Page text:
www.dearsmartphone.com firstname.lastname@example.org (email)
We all look at our phones throughout the day….but the goal of DearSmartphone is to look at our phones differently, with fresh eyes.
How do phones change our daily habits and how we go about our daily routines? Does content from Instagram, Facebook and other social media change what we think about and how we remember things? And, most importantly, how does a smartphone extend into our personal relationships and social affairs?
DearSmartphone began as a simple blog with a big concern: to make drivers more aware about the risks of driving while using the phone. It has evolved into a larger media site that explores the pervasive role of smartphones and other connected devices.
The awareness that we are distracted by phones in vehicles is vitally important, but our distraction extends to all portions of the day. The average adult picks up their phone about 96 times a day, about once every ten minutes. Tweens and teens find it unnatural to be offline and stay hyper-connected throughout the day. When phones were stationary and tethered to the wall, we were limited to one or two things…. to listen and to talk. The mobility of phones completely changes that. Phones travel with us and that brings us a feeling of personal security and our availability to others. However, this also comes with challenges and stress. Multitasking splits our attention and awareness.
DearSmartphone is an open conversation about how we manage this, and sometimes how we do not. The site challenges us to see our phones differently and manage them better.
“Time well spent” is how users describe the DearSmartphone advice column….. join in with your topical issues and add your questions and comments. This is a user driven site!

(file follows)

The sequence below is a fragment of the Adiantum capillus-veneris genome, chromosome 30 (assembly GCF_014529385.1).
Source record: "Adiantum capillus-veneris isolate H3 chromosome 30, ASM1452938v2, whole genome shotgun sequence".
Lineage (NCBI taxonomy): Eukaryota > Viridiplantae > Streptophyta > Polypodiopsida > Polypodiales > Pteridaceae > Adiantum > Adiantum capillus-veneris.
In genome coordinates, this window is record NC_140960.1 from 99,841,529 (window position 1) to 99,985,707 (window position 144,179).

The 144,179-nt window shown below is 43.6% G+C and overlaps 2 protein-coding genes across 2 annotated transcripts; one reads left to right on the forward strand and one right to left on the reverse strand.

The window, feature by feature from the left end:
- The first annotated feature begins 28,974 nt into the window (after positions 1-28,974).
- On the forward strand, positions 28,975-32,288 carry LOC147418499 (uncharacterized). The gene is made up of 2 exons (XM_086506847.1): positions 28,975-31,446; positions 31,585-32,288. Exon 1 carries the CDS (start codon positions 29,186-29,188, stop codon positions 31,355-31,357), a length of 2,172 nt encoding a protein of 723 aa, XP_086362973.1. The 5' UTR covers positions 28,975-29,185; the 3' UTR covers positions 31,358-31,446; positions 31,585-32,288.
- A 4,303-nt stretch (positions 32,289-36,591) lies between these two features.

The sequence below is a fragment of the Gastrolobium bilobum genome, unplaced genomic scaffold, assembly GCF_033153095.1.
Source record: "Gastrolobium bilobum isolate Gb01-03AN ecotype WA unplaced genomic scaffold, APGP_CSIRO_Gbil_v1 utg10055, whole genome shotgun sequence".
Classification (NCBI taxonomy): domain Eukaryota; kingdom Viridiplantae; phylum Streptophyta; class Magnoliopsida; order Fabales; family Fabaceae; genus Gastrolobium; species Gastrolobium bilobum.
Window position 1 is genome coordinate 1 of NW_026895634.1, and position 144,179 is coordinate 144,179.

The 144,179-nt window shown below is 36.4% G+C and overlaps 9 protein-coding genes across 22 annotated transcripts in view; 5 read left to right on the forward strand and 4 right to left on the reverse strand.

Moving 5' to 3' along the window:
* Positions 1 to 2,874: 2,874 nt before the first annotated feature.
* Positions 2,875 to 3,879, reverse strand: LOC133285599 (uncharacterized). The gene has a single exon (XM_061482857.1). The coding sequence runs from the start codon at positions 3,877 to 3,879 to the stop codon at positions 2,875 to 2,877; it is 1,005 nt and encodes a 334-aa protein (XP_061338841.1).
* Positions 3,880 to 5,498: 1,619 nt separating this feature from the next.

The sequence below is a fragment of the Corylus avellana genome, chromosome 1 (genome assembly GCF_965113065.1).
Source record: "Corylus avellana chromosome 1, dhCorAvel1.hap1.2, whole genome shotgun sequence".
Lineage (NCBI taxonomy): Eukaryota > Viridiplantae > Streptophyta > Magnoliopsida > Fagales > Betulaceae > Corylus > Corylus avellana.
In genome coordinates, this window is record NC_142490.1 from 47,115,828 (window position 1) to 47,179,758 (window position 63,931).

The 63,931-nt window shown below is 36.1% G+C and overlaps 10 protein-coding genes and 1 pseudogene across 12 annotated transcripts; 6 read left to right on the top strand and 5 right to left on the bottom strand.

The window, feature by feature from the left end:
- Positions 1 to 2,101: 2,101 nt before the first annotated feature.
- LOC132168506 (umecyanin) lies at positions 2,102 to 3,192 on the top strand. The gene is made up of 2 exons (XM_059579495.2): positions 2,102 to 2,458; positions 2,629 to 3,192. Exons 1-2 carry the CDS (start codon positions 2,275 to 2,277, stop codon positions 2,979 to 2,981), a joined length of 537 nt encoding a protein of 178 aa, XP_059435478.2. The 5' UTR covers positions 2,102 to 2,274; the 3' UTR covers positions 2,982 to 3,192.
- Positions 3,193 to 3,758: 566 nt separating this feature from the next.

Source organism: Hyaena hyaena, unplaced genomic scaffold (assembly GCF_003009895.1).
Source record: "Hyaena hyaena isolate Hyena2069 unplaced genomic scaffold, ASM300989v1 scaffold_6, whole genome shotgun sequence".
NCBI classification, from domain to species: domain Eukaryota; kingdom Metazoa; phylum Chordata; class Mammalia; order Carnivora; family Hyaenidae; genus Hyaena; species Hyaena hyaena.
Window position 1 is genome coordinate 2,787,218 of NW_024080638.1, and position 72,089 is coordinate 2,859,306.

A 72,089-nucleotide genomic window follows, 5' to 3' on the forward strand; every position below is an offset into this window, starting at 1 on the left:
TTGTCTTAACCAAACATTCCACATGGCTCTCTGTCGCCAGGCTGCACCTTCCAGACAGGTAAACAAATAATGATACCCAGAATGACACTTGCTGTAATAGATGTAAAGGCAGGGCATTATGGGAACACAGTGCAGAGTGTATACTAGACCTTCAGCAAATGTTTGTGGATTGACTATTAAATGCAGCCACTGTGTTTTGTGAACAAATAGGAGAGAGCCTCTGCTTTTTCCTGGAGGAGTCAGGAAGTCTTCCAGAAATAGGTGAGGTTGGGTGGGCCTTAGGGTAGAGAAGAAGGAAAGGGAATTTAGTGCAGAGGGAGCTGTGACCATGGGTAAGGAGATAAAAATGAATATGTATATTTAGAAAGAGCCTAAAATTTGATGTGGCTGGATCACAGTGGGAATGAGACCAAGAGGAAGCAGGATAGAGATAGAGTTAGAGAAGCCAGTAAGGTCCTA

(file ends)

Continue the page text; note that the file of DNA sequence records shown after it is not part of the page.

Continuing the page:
No experience necessary…just a curious mind. And, here’s another path to join too.
Smartphones are expressive…particularly when it comes to displaying images and graphics. Instagram needs phones and phones need emojis, graphics, and visual shortcuts. Sometimes images are more powerful than words alone, and can help us to quickly express and grasp the role of smartphones in our daily lives. So, join DearSmartphone on Instagram too.
Dear Smartphone- More than Pretty Pictures
Emojis and cute pictures are expressive in new ways, but also have their limits. You can find more in-depth articles and items at www.dearsmartphone.com dearsmartphone.com
Fast Speed, Slow Needs: Social Information
This is a recent piece comparing speed on the road with speed of information. On the road we have social controls that help to make us safer and reduce accidents. When we spread social information, should we have speed warnings?
Parental Controls for Tween Phones
It is a rite of passage. Today’s tween is likely to have a smartphone by age ten or earlier. Until recently, there was a different rite of passage: reaching the age to get a learner’s permit for driving. What are the similarities and differences between the new mobility for teens and the old mobility in vehicles?
Provisional Phones Meet Digital Literacy
Parents worry when kids get their first smartphone. There are valid concerns about the hours kids will spend on the phone, as well as the accidental, or deliberate, exposure to cyber-bullying, cyber-porn, and more. In this piece, I draw parallels between the provisional driver’s licenses we issue for new drivers and the need to provide young people with lessons on digital education and mindfulness. https://grayhomesgreencars.com/provisional-phones-provisional-drivers/
Learning from a Fall: “Lady in the Fountain” (the video)
It’s a challenge to convince smartphone users that their devices divide their attention and compromise cognitive faculties. “We know what we see” is a typical response. We are not aware of how our consciousness can be hijacked or dimmed. This video has become a social media classic as it is informative, but is also funny and holds our attention. YouTube cites more than 600,000 views since 2011. The actual Lady in the Fountain (not to be named here) has threatened law suits. But, nearly a decade later, the video continues to be shared. It challenges us to think about the time-less public shaming and humiliation that occurs through social media. The video is readily found in the public domain so I post the link and add a second issue to the discussion. How do we, as individuals, live with the embarrassing moments on social media that become permanent and forever?
Remember, it’s a two-way street…smartphones bring ‘People on Phones’ and ‘Phones on People’. Take time to be present and search in all directions.